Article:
Before Tesla, Microsoft, Meta, Google, or Oracle, there was the East India Company (EIC), a company formed in 1599 to establish a British presence in the lucrative Indian spice trade. The EIC rose to become a British colonial powerhouse. It traded and taxed, persuaded and extorted, enriched and looted, and was so profitable and powerful that it single-handedly dominated the majority of the Indian continent, owned an army twice the size of the British Army at the time, and monopolized a plethora of transoceanic trades. By the 19th century, the EIC had earned the title of the world’s most powerful business, with control of more than half of Britain’s trade.
However, due to years of misrule, malpractice, and the 1770 famine in Bengal, where the company had installed a military dictatorship in 1757, the company’s territory revenues plummeted, forcing it to apply for a £1.5M emergency loan from the British government in 1772 to avoid bankruptcy.* The EIC was among the earliest in a long line of companies considered “too big to fail.” Thus, it was bailed out by the British government. However, that was inevitably the beginning of the end for the company, as scrutiny following the bailout led the government to seek direct control of the EIC. Following a lengthy decline, the British government finally ended the company’s rule in India in 1858. By 1874, the company had been reduced to a skeleton of its former self and was dissolved.
By that point, the EIC had been involved in everything from cultivating opium in India and illegally exporting it to China in exchange for coveted Chinese goods, to the transatlantic slave trade (it conducted slaving expeditions, transported slaves, and used slave labor throughout the 17th and 18th centuries). Modern capitalism may have since eclipsed the EIC, but its legacy is still felt throughout the world.
The EIC is significant for three reasons.
First, the EIC was formed as a joint-stock company, an antecedent to the modern-day corporation (with the exception of unlimited liability). The company is owned by its investors, with each investor owning shares based on the number of stocks purchased.* Indeed the term investment is first used in the context of investing money as part of a multi-stage process that converts goods or money into an alternate form that can subsequently be used to purchase other goods. As part of its definition of commercial investment (“the investing of money or capital”), the Oxford English Dictionary describes the earliest use of investment as “the employment of money to purchase Indian goods.”
Second, the trade being embarked upon by the EIC was novel and risky, with the potential for exceptionally high rewards. The company intended to command market share in the Indian spice trade, which had, until that point, been monopolized by the Spanish and Portuguese.*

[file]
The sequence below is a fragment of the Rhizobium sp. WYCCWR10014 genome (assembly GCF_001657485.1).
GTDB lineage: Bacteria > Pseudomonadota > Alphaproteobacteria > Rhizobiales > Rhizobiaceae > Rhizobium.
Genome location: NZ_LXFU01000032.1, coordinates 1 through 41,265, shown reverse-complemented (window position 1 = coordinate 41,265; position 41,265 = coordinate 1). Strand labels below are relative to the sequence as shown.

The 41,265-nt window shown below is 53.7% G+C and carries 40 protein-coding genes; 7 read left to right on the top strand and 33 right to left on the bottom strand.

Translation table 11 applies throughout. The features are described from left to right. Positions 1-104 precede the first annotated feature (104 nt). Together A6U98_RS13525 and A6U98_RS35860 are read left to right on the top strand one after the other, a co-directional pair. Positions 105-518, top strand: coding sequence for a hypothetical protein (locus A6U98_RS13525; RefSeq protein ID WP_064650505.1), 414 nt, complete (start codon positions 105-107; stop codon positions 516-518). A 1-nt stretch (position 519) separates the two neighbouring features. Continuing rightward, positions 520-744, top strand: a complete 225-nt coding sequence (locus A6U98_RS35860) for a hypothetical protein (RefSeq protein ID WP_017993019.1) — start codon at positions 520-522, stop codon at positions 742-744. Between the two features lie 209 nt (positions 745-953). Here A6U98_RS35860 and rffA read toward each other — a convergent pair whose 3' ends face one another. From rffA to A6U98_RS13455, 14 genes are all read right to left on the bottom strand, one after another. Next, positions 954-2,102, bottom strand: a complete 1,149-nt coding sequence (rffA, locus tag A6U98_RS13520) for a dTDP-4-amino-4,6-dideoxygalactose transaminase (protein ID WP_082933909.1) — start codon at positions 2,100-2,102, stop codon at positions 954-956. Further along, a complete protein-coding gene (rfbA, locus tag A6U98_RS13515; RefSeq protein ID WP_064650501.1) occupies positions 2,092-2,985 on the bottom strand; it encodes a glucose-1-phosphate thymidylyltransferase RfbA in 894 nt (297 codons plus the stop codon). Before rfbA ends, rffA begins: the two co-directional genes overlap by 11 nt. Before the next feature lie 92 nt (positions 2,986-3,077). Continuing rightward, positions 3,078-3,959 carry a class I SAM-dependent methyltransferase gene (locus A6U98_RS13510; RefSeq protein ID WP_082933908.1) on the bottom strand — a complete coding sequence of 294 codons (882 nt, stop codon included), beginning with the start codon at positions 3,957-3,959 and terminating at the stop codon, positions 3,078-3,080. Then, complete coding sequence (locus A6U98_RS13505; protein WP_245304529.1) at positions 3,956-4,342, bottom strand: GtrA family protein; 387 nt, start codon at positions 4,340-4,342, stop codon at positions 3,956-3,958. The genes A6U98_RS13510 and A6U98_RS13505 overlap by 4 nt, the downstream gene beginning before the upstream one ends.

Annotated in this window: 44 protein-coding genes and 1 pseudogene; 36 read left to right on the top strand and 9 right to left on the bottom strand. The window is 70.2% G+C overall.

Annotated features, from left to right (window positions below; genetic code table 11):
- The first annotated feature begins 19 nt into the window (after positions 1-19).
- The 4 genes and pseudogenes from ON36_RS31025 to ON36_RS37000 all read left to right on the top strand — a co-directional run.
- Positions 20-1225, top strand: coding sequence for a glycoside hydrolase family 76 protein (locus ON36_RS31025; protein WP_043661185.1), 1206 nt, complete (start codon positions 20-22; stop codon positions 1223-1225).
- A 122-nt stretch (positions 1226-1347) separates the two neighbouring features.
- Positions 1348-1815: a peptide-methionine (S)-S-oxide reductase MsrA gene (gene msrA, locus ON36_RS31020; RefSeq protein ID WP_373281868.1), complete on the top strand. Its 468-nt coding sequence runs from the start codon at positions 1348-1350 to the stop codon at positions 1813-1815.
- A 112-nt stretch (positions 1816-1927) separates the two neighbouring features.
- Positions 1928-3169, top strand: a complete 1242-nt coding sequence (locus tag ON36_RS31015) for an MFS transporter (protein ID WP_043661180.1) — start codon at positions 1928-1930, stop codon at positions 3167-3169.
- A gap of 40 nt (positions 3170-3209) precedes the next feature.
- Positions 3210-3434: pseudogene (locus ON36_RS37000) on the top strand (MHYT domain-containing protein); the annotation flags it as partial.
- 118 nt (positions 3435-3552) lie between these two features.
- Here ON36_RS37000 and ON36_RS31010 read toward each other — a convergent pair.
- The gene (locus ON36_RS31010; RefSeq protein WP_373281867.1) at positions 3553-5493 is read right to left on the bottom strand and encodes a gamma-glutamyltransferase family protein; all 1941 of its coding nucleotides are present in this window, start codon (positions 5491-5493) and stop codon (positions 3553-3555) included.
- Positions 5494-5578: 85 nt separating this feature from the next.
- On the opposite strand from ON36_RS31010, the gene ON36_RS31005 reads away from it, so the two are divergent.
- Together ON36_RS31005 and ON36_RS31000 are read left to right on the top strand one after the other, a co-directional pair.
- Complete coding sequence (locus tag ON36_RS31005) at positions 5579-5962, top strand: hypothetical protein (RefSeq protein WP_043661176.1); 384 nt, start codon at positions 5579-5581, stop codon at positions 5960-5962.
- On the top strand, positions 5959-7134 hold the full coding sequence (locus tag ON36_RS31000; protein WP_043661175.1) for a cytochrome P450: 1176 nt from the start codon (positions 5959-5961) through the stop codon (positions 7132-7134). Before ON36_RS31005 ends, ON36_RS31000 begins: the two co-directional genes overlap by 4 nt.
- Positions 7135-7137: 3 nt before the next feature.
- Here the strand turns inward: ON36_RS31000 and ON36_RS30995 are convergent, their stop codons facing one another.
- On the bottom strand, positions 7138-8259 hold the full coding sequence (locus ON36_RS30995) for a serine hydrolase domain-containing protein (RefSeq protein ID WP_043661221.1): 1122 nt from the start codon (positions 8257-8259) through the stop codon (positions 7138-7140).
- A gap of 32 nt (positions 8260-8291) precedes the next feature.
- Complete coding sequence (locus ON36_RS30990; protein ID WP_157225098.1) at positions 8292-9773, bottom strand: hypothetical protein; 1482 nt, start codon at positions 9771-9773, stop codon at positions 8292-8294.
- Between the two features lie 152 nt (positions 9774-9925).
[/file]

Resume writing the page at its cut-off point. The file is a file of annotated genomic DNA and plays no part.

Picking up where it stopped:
Third, the company’s management was economical, deploying an innovative method of slavery that kept them lean and efficient as they scaled operations. During the first two decades of its existence, the East India Company was run from the home of its governor, Sir Thomas Smythe, with just six permanent staff. In 1700, 35 permanent employees worked in a small London office. In 1785, it ruled a vast empire of millions of people with a permanent staff of 159 in London. By 1800, the company controlled an army of 200,000 officers who enabled the EIC to both rule and economically exploit India while enjoying a monopoly on all trade along the coast of Guinea, including the traffic in slaves.*
East India Company’s Formation and Financing
The founding of the EIC at a meeting in September 1599 brought together a group of investors whose participation in risky new overseas ventures drove England’s commercial and imperial growth. The establishment of the EIC depended on the investors’ decision to entrust their wealth and reputation to a company with no track record, limited state support, and no presence in the Asian markets in which it would operate. Investing substantial sums in the EIC must have been a frightening and highly risky choice, especially for inexperienced investors.*
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Despite the impact that the EIC would have on finance, investment, and empire over the next two centuries, we continue to treat the EIC as a homogeneous, monolithic enterprise rather than as an organization composed of and dependent upon what is today seen as venture capitalist and angel investor networks—a collective of investors who, either as individuals or collective groups, invest their money into high-risk, high-reward potential companies for an equity stake, which, in the case of the EIC, the company’s management team transformed into goods that were vendible or convertible into spices that could be sent back to Europe and sold there.
The EIC’s formulation occurred within an intensely interconnected environment that helped create an investing public before the financial revolution, demonstrating that early variants of venture capital-style investments were being made long before the maritime pursuit of whaling. The 1599 petition, which included “the names of such persons to undertake the voyage to the East Indies,” mentioned 101 contributions ranging from £100 to £3,000, and totaling £30,1336. There was a varied cross section of contributors, comprising both new and inexperienced investors and those with significant investment experience. The most common contribution was £200, with 58 investors (57.4%) pledging this sum. The average contribution size was slightly more than £298. Further analysis of the 101 investments reveals that several commitments were from pairs or small groups. Thirty-six of the total contributions (35.6%) were made in this way. Separating these grouped contributions reveals 136 named investors, although the total number of investors would have been slightly higher because some are not named and are merely listed as investing “in company” with another individual.*